Spencer Jack Biography

Spencer has been active within the aquaria hobby since the age of five. A true: cichlidiot”, he has worked exclusively with cichlids for over thirty years. He has since expanded his horizons to include all types of tropical fish.

Spencer has been an active hobbyist within Winnipeg for a number of years. Some of his roles within the fish hobbyist community include:

  • Co-founder of the Aquarium Society of Winnipeg (1989)
  • Founder and President of the Canadian Cichlid Association (2000)
  • Co-founder of the Dead Fish Order (2012)
  • Spencer now owns and operates a tropical fish business. The aFISHionados, and is still an avid fishkeeper and breeder.
  • Spencer’s enthusiasm, humour and dedication towards the aquarium hobby is easily witnessed through his lectures. All of Spencer’s lectures are full multimedia presentations using powerpoint, and almost all the pictures in use are original pictures taken by Spencer during his years in the hobby and travels across North America, South, Central America, and beyond.
  • Spencer is a part of the American Cichlid Association speakers program.

What’s New In Cichlid Studies: Part 2


The greatest challenge in spawning cichlids in the home aquarium seems to be getting the pair to do their business and churn out the fry. Assuming one has a male and a female, which is not always easy to select in some species, the problem is to ensure that they mate and produce fry without killing each other. Aquarists often try to breed a pair of cichlids in an isolated tank. This may be necessary if the only available tanks are too small to sustain a community of fish. Given a large enough tank, however, it is known that it is often easier to breed cichlids if there are some dither fish with them.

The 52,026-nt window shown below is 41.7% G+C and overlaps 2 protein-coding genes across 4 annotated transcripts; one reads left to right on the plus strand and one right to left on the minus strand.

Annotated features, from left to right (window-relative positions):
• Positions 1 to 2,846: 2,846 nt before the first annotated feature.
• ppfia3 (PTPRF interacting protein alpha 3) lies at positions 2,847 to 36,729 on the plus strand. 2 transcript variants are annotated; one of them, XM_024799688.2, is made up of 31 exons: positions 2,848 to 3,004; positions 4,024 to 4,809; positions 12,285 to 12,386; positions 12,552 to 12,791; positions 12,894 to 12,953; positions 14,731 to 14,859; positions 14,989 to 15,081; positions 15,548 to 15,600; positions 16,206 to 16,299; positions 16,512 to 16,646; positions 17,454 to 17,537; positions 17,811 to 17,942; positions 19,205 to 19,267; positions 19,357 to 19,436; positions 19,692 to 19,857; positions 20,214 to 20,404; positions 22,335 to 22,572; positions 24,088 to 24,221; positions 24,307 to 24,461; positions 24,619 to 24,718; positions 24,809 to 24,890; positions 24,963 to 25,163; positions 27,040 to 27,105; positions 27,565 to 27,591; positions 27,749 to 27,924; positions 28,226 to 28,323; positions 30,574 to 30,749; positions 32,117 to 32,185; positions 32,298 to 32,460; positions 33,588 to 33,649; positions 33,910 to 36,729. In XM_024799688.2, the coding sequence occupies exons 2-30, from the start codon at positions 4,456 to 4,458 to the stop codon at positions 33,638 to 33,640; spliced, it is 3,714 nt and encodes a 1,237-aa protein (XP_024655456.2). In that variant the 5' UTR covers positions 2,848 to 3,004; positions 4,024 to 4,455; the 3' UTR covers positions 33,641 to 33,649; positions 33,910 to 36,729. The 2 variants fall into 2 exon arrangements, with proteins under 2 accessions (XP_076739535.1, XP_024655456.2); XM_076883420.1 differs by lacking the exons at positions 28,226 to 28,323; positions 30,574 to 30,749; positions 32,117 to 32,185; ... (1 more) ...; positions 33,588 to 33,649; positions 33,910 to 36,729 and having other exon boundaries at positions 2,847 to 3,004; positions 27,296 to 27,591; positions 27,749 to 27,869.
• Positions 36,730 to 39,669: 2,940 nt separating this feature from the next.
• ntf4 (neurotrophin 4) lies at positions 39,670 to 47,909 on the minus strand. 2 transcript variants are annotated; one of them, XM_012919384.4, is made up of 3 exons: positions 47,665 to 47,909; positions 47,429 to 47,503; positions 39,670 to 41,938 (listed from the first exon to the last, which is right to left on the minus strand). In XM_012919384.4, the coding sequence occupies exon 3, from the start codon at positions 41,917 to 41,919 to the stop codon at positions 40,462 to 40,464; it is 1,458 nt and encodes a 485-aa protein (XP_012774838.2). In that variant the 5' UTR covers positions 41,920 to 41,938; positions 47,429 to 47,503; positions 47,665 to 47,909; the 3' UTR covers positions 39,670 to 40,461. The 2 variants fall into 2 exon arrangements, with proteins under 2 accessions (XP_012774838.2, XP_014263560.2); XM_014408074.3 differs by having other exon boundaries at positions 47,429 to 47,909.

Dither fish may be other cichlids of the same or different species, but need not be. They can be cyprinids or other speedy fish that distract the breeding pair’s aggression from each other and focus it outward against the dither fish. It was recently demonstrated with experiments on angelfish that pair bonding is maintained when there are intruders to defend the nest against [1]. Monogamous marriages among angelfish are the result of a mutually defended territory, not an altruistic feeling.

Aquarists often have trouble selecting a male and a female of a cichlid species. The best method is to raise up six fry and let them do the selecting, but that is not always possible. Even for the fish themselves, they sometimes have trouble. This was shown with a study on three closely related Lake Malawi cichlids where males were isolated from various females by glass so they only had visual cues to go by. Pseudotropheus males in the study could identify females solely by sight in some species, but in other species the males were unable to correctly select females by sight alone [2]. This suggests that olfactory cues, that is, the scent of the females in the water, may play a part in pair formation. Sound production was ruled out in this experiment, but it is known to be used by other cichlids. Given that even the males (who should know) have trouble identifying their own female conspecifics, it is not surprising that aquarists trying to do their own matchmaking have hybridized Pseudotropheus species unwittingly. All those bland females look alike but are not alike in the gene pool.

Courtship may involve sounds, although aquarists may not be able to hear the serenades. The males of two Malawi cichlids are known to produce pulsed sounds while courting females, those being Tramitichromis cf. intermedius and Copadichromis conophorus [3].


One peculiarity of some Tanganyikan cichlids is that juveniles will help older fish raise fry, such as assisting in mutual defence of territory. Neolamprologus brichardi is well known for this behaviour. A swarm of such fishes on a rock pile consist of parents, their young fry, older juveniles, and unrelated juveniles from elsewhere. Such altruism gives the brood care helpers experience in learning to raise children for when their own time comes. Aquarists should not be too hasty in breaking up hatches of such fish if all else is well. Indeed, what may contribute to cichlid mayhem and murder in aquaria, besides too-small tanks, is that many fry are siphoned out and raised separately. They never learn the social cues that enable fish to get along, much as the problem with most human juvenile delinquents is that they are from broken homes where they never learned proper behaviour. When they are sold off and placed in new homes, the isolated fry cause difficulties in breeding.